|Whitestone Parish Shocked by News of Priest Sex Abuse
By Pete Davis
Queens Courier [Whitestone NY]
June 6, 2007
A week after a retired Monsignor at St. Luke's parish in Whitestone was put on administrative leave after a Diocesan review board found evidence tying him to sexual abuse of minors more than 30 years ago, the aftershocks are being felt within the community.
Bishop Nicholas DiMarzio of the Diocese of Brooklyn announced the decision to remove Monsignor Nicholas Capua of his priestly duties in a letter read aloud to the parishioners by Monsignor Sean G. Ogle, Territorial Vicar for the Queens Vicariate, during masses on the weekend of May 26-27.
"I was shocked," said a woman who only gave her first name as Mary Ellen, but has been a parishioner at St. Luke's, located at 16-34 Clintonville Street, for more nearly 37 years. "I found him very, very unapproachable, but you would never think this."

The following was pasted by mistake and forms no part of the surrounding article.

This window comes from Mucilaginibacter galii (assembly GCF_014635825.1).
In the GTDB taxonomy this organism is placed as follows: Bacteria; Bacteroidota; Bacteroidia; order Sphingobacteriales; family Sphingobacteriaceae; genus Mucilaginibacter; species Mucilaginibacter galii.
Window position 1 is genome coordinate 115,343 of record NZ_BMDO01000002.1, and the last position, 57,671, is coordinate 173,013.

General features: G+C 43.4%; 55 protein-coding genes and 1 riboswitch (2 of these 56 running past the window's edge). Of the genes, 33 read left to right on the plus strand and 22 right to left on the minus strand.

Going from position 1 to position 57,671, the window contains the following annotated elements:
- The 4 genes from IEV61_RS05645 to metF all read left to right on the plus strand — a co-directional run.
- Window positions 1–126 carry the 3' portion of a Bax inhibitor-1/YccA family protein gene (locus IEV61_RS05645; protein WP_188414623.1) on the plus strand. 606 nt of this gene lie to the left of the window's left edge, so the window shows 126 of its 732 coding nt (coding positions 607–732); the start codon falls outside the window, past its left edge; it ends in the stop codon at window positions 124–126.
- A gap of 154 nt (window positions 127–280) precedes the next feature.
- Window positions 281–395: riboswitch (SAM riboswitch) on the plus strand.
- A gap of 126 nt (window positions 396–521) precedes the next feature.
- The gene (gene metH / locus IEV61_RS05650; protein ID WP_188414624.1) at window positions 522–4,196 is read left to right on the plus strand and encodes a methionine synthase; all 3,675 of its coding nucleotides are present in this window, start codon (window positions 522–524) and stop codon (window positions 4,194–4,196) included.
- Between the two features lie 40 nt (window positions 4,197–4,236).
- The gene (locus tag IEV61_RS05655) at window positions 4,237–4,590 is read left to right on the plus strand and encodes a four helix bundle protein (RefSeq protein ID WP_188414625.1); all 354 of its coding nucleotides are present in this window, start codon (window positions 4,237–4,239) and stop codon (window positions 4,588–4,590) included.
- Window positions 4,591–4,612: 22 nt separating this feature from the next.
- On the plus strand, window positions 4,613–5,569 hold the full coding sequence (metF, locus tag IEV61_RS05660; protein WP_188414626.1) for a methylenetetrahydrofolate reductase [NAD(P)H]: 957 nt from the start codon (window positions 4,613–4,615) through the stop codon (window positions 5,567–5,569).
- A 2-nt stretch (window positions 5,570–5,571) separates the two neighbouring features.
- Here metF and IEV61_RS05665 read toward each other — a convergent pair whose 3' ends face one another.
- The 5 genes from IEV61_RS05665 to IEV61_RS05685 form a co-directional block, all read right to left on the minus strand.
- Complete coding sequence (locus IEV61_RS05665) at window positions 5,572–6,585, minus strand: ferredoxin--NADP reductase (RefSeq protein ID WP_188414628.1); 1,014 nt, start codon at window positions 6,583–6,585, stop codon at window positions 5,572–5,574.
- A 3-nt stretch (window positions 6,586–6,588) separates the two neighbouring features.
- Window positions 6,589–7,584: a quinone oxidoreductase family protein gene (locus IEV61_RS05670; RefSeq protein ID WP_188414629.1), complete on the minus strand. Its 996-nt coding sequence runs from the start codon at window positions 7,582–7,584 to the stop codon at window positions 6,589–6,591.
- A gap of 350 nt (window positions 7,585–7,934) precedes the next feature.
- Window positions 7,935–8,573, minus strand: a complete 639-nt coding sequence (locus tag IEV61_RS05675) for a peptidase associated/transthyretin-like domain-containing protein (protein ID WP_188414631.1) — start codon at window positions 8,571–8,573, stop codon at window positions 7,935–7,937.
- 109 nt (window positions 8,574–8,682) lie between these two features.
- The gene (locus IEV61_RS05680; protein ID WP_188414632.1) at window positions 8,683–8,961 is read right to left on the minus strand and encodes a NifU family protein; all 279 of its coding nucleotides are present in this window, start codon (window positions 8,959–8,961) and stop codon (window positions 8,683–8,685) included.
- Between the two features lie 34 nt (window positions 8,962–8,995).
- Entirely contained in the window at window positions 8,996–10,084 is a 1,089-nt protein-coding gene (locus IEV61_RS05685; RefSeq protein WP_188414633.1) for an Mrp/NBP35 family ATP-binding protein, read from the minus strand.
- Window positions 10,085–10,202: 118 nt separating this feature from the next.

Capua, who served as the pastor of St. Luke's from 1983 until 2005, denied the allegations, but under the terms of administrative leave, he is not allowed to celebrate Mass publicly, present himself as a priest or perform any of the other sacraments.
The alleged inappropriate conduct with minors occurred when Capua was at another parish, and according to DiMarzio's letter, the Diocese will send materials on their finding to the Congregation for the Doctrine of the Faith at the Vatican for review and for "direction on further action it may wish us to take."
Still, parishioners felt betrayed by the actions of their former pastor.
"My daughters were very upset," said Neven Baus, 59, who has lived across the street from St. Luke's for 30 years and whose two daughters attended St. Luke's school. "They used to give their confessions to this guy, and you find out he is a sinner. You don't want to believe it is true."
In his letter, Bishop DiMarzio apologized to those who made the allegations and urged parishioners to pray for those who may have been victims of Capua's alleged abuse.
"Even the passage of time has not dimmed their memory of a difficult experience encountered at early stages in their lives," the letter said.
While parishioners said they would never have expected this type of behavior from Capua, the numerous stories involving priests and sexual abuse of minors has made an impact on them.
"I'm shocked, but today you never know what is going to come up with the priests," Mary Ellen said.
Pete Davis: email@example.com
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